A Solid Resource for Chidren's writers
Last April, I participated in a several hour workshop on Perfecting Your Nonfiction Book Proposal as a part of the American Society of Journalists and Authors Conference in New York City. One of the panelists was Liza N. Burby who is also an ASJA member. While Liza has written for many magazines, she has also specialized in children's books.
There are many misconceptions among writers related to children's books. Anyone can write these books is one of the predominant misconceptions. Particularly when my children were little and now for my grandchildren, I've read a number of children’s books. Some times you wonder how in the world such a book got printed. And other times, you read a book and think, I could have written that book.
The children's book market has equal challenges to the adult book market. Recently at the Frontiers in Writing Conference, I participated in a several hour critique session with a small group of writers. One or two of them had children's book manuscripts which were read then I critiqued on the spot. I mentioned the stiff competition and the difficulty of getting a children's book published. Of course this last statement was my educated and subjective opinion about this market from my long-term experience. Another speaker at this conference, Andrea Brown, head of the Andrea Brown Literary Agency spoke on "The Hot Children's Book Market." Two of the participants in the conference tracked me down later in the day to ask about the difference in viewpoint. I explained that it was my perspective and opinion and that other people bring a different perspective.
This weekend I read through Liza's excellent book, How to Publish Your Children's Book, A Complete Guide to Making the Right Publisher Say Yes. I love the practical, tested nature of the material in this book. It gives wise approaches about how to look for available markets, how to approach editors, how to research the needs and how to shape an excellent book proposal. And if you get a bunch of rejection letters for your effort, then Liza has good advice about that as well in the chapter called “If It Doesn’t Happen.” In her final chapter she writes, "I absolutely believe that you can get your children's book into publication. The very fact that you've come to the end of this book shows that you have the drive you need to reach your goal. But, as you know know, there are no shortcuts to success. Hard work and dedication are needed to turn your dream into a reality. The rewards, however, are well worth the work. I strongly urge you to enjoy every moment of the process, from the time an idea first seizes you while you're standing in line at the supermarket or driving down the road. Even the anticipation of preparing submission packets and flipping through the daily mail delivery can be enjoyable. Then one day, when an editor calls and expresses an interest in your book, you'll feel an almost unbeatable thrill--unbeatable, that is, until the day you see your name in print on the cover of your book."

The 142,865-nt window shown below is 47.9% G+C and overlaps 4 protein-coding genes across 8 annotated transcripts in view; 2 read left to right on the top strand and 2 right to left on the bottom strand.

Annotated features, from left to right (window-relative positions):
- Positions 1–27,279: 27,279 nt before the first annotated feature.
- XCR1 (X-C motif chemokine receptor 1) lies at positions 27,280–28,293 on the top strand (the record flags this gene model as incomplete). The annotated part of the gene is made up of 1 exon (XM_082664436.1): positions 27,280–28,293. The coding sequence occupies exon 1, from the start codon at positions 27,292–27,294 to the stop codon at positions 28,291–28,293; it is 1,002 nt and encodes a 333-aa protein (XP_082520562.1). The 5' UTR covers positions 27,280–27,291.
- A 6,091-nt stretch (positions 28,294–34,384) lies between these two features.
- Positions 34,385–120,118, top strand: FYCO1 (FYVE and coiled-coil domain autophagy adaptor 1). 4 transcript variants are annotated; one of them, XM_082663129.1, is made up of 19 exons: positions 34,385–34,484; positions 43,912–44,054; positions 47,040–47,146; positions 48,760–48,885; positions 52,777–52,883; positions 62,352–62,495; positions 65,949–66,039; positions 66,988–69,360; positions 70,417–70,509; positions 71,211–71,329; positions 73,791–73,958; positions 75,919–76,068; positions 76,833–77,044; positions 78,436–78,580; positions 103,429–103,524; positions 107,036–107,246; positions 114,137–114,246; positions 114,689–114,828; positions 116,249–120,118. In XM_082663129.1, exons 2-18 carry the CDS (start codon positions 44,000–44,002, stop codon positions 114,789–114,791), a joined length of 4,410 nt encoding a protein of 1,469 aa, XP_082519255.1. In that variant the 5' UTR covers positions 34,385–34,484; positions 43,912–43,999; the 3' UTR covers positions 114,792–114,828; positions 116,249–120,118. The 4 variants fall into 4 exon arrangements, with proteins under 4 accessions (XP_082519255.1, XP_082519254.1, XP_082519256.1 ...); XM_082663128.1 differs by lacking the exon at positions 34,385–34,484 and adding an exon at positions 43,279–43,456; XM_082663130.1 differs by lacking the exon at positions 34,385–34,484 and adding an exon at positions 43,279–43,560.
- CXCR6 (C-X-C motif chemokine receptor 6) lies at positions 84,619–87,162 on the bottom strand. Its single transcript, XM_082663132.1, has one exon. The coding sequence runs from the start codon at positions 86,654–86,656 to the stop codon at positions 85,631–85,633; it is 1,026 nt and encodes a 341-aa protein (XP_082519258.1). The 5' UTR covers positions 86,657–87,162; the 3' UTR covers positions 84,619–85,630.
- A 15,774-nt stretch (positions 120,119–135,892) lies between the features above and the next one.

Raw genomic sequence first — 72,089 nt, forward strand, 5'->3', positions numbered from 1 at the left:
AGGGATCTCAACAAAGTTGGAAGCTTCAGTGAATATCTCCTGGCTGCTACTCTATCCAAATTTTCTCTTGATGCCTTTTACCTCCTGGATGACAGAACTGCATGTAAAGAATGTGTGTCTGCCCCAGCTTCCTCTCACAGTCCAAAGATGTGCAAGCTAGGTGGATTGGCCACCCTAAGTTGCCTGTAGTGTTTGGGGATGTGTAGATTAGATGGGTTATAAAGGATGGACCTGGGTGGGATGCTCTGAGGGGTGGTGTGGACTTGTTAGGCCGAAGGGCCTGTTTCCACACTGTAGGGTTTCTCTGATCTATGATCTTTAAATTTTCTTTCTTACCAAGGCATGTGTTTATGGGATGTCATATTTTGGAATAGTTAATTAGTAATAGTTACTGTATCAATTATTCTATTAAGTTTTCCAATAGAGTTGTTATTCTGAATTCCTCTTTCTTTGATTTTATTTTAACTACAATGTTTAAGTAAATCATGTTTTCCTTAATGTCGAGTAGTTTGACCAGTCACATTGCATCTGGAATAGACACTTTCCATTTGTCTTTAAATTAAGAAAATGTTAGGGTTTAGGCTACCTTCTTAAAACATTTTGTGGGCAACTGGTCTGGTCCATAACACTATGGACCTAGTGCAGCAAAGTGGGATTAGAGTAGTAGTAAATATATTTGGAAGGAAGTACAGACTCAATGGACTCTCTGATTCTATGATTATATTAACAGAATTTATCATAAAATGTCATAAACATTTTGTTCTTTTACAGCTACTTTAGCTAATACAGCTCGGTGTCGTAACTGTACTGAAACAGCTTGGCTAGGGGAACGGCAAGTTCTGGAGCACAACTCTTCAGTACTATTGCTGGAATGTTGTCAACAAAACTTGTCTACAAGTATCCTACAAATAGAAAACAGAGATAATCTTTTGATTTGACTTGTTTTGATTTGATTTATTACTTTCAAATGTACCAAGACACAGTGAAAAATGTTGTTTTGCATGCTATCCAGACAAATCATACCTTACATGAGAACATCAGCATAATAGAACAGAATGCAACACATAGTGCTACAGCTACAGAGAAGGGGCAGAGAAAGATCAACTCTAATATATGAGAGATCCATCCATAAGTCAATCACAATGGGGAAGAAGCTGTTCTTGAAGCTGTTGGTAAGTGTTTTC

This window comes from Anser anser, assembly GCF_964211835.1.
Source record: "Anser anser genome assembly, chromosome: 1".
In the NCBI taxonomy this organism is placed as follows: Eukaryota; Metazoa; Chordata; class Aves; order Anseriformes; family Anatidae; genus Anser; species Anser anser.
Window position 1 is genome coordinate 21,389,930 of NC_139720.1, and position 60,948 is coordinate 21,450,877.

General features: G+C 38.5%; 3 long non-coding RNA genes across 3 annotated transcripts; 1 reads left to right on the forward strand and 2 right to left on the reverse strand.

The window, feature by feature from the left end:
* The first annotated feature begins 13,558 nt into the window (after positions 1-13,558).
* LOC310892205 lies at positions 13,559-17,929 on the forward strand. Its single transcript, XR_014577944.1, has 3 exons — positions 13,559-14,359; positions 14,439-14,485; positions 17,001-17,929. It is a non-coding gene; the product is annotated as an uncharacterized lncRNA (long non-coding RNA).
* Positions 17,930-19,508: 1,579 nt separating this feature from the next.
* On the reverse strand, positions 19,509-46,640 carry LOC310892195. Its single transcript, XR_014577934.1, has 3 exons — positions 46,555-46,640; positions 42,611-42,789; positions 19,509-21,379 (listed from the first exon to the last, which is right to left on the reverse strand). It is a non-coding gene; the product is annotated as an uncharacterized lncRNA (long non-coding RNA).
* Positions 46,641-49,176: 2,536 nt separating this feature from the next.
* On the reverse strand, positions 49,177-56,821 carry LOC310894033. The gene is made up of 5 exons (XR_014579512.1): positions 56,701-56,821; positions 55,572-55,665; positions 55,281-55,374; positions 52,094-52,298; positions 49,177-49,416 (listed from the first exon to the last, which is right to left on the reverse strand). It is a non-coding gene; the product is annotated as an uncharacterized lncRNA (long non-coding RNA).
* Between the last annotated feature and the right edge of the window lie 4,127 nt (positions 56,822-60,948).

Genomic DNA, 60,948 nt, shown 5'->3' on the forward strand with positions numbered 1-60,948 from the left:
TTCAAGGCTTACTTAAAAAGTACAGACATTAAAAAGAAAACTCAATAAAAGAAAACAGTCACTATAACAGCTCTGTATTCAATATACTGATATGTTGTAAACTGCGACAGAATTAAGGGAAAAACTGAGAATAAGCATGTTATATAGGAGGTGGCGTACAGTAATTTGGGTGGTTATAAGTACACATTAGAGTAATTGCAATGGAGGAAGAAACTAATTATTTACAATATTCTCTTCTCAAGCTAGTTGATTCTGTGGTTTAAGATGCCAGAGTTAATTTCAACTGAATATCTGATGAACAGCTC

You will definitely increase your odds of success if you follow the advice in this book. Throughout her book, Liza has scattered seven rules, which are explained in detail. The first rule summarizes what any published author should feel, "Sometimes, you just get lucky."